training programs in parenting. But the third set of measures is more radical:

government has legislated to introduce ‘‘Parenting Orders’’ that are ‘‘to be used as a last resort where parents are condoning a child’s truancy, anti-social behaviour or offending.’’ These enable the government to bring persistently offending parents into the criminal justice system and in some cases to prison. The tenor of government’s approach to parenting can be gauged by the titles of the acts in which this legislation has been enshrined as well as the frequency of the extension of the powers that it allows. Parenting Orders were introduced in 2001 on the basis of the Crime and Disorder Act of 1998, and their use was extended by the Anti-social Behaviour Act of 2003, the Police and Justice Act of 2006, and the Education Inspections Act of 2006.64 While these measures have been designed to address cases that might be thought of in terms of inadequate parenting, lying behind them and providing the driving force for some far-reaching legislation have been much darker cases involving dreadful and depraved abuse of children by parents or those acting in ´ the parental role. Lord Laming’s report on the case of Victoria Climbie makes for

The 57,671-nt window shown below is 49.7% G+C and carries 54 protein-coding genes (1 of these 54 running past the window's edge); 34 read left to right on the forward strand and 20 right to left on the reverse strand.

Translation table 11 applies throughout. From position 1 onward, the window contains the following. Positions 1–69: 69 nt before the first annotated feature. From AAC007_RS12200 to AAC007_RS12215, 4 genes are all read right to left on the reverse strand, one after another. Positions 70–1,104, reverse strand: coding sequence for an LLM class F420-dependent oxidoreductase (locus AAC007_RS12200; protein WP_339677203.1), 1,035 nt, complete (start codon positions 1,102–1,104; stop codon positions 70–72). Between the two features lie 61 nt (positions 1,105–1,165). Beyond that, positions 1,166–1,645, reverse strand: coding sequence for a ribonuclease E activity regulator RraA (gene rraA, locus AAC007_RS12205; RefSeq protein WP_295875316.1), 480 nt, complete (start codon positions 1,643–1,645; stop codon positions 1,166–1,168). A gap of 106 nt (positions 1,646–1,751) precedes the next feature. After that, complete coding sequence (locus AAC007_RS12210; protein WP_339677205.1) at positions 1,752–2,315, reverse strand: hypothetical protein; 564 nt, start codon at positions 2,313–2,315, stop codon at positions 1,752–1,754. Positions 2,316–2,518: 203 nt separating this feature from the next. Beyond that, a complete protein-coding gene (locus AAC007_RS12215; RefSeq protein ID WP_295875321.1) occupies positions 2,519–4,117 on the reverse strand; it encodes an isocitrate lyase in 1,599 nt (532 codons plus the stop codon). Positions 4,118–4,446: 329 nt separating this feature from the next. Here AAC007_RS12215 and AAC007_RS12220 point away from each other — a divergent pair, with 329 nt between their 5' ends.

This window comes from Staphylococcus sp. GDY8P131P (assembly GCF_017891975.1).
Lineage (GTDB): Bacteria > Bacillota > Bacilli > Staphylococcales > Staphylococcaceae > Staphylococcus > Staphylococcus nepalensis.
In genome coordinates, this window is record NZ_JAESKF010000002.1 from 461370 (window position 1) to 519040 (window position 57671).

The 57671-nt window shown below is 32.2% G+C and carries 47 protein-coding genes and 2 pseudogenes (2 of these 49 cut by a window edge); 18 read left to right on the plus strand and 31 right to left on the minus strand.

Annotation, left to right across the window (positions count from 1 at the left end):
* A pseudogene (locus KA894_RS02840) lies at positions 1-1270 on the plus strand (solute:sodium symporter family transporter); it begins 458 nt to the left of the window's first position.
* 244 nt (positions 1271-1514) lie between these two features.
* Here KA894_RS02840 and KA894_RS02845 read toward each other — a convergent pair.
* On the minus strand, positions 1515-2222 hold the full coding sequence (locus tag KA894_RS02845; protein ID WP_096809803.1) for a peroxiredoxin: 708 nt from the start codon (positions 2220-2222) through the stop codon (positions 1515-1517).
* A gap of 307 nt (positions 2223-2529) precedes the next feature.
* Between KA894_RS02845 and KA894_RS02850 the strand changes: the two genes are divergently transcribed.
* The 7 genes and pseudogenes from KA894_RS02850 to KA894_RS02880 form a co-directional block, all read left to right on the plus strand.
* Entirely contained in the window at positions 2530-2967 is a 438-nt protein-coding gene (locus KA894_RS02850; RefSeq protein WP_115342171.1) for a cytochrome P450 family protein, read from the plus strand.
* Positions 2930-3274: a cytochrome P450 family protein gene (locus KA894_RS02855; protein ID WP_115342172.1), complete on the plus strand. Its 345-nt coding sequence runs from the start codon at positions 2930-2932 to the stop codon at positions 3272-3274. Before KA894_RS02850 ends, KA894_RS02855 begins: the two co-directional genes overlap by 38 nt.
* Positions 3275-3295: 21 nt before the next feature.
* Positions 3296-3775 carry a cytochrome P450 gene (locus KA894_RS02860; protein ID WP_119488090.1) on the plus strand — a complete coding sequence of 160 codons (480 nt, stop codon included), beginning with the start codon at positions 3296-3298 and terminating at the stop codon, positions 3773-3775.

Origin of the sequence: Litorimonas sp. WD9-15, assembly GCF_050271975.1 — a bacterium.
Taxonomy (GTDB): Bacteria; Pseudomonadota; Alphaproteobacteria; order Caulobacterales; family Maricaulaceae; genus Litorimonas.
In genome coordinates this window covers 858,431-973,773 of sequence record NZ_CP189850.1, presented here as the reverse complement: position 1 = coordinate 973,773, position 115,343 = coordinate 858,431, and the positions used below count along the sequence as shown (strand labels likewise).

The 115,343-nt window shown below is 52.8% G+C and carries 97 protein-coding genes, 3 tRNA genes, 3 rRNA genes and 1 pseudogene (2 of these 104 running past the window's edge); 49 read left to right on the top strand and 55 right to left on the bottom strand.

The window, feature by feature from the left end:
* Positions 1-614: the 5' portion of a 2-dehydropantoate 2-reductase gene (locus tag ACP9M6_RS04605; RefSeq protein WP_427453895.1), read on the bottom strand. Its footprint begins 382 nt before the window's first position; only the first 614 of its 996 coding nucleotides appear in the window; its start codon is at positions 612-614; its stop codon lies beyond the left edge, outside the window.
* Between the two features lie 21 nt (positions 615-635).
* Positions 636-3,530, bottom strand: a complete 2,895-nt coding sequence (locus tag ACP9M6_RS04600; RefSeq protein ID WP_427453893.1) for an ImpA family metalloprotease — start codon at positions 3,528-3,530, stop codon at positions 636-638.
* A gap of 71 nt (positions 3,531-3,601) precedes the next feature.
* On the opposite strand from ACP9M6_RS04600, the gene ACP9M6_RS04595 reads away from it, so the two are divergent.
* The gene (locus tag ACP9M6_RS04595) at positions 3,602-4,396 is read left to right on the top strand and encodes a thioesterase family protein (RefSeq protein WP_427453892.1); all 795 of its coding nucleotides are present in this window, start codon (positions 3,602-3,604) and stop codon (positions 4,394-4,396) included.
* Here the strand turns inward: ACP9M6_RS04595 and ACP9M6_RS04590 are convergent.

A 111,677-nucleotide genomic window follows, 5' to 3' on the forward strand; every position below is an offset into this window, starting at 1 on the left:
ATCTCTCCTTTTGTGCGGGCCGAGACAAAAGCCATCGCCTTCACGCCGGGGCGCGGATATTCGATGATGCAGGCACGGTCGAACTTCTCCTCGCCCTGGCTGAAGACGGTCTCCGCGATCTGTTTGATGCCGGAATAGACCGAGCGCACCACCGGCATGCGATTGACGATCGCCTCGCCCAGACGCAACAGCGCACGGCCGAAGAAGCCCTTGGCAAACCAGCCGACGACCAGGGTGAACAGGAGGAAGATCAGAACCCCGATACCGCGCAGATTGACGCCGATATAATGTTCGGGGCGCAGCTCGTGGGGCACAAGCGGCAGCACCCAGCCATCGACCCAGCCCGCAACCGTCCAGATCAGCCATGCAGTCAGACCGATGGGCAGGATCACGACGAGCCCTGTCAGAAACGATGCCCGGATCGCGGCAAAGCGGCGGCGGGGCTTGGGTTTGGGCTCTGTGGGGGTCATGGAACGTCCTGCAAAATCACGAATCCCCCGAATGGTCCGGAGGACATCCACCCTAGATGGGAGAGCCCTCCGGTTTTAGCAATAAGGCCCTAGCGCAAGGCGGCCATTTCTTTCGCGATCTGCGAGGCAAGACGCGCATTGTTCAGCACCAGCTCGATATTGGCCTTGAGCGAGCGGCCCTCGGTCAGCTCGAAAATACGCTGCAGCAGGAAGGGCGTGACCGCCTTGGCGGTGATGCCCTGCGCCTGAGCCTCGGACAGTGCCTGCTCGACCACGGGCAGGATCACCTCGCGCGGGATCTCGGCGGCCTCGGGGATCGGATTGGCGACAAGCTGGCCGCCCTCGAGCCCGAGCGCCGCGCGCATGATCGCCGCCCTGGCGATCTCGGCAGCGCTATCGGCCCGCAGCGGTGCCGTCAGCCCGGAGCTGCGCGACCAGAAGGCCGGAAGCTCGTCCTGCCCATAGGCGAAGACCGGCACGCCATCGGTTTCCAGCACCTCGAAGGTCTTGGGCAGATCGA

59. Crozier, Parents and Schools, 1 and 7.

60. John Carvel, ‘‘Labour Targets Lazy Parents,’’ Guardian, January 16, 1998.

61. See Gill Jagger and Caroline Wright, ‘‘Introduction: Changing Family Values,’’ in Changing Family Values, ed. Gill Jagger and Caroline Wright (London and New York: Routledge, 1999), 1–16.

62. HM Government, Every Child Matters, Green Paper, Cm. 5860, 7.

63. Department for Education and Employment, Homework Guidelines for Primary and Secondary Schools; and Department for Education and Employment, Extending Opportunity: A National Framework for Study Support.

64. See http://www.respect.gov.uk/members/article.aspx?id=7780.